IMG_2916_GreaterWe all need that one! That “ride or die” person that we KNOW beyond the shadow of a doubt will stand by us, right or wrong, hell or high water, rain or shine. I never knew that kind of friendship existed on this side of heaven. Then seemingly out of nowhere, God brought my best friend/sister into my life, like the sweetest gift I had never seen. Instantly, we both knew this was different and my sister and I took our biggest faith walk, to enter into something we had never seen displayed before, to say yes to covenant and begin the greatest adventure of our lives. Yes, it was scary at first. Neither of us ever knew women to be committed, loyal and long-term. Heck, I was never that to anyone myself. But somehow we just knew this was different. We took it to Daddy and at every turn, received all we needed to go forward, as we still do to this day. Covenant is something we live daily. We communicate daily. We choose each other daily. Like our marriage covenant with our husbands, we also put time into our friendship and make it a priority. We love deeper through conflict and we take risks other friendships may not. We sacrifice for each other before ourselves and we lay or lives down for each other purposefully. We literally would die for each other and like Ruth and Naomi, we committed to lodge where the other lodges. So much so, that we turned down a house almost an hour away to stay close to my sister. This may not look normal to other friendships, but we are committed through and through. Our families have united as one and we celebrate holidays, birthdays and all we can together. We do things as sisters, families, and couples. We nurture every part of our covenant because it has led to the formation of our “tribe,” our families coming together as one.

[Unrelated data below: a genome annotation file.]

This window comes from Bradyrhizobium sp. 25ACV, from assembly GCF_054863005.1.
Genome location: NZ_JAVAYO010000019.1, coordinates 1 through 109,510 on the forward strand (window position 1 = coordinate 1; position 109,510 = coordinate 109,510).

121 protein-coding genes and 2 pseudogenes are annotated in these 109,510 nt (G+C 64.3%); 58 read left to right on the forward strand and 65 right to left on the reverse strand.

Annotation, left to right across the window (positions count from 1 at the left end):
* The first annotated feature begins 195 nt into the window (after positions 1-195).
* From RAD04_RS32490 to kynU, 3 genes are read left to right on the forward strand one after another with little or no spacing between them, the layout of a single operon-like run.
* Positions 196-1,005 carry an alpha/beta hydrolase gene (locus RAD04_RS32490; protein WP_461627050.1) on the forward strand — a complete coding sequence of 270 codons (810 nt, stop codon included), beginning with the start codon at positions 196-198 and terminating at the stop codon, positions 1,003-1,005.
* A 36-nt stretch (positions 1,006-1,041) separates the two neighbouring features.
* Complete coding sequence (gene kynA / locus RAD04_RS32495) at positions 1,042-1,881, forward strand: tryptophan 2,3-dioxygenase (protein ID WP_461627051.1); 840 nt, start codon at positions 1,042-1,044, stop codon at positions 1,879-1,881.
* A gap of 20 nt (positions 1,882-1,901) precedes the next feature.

Covenant is liberating. I remember years ago, joining a women’s group at Church. After a while, although it was refreshing being around so many like-minded women all married with kids like myself, I began to feel more of a pull to be accepted socially that I felt the need to always be available when plans were made, stretch myself to fit in and make sure I was doing, saying and wearing the right things to be included. It was tiresome to say the least and don’t ask what happened to my spiritual walk at that time. Being in covenant with my sister changed everything. I realized that need to be accepted, loved, appreciated, needed, even secure in knowing that you’re always included in plans, came with covenant. Knowing that I have a sister now who has my back no matter what, I can bleed on her. She knows every secret and everything about me and loves and accepts me-this allows me the freedom to fail. I feel free to step out into new things because I know my sister will catch me if I fall. Covenant with my sister gives me the freedom to be involved in groups at church or wherever because that need to be accepted which we all carry, has already been fulfilled for us and we can laugh and enjoy the company of other women now without the strains of expectation and stress.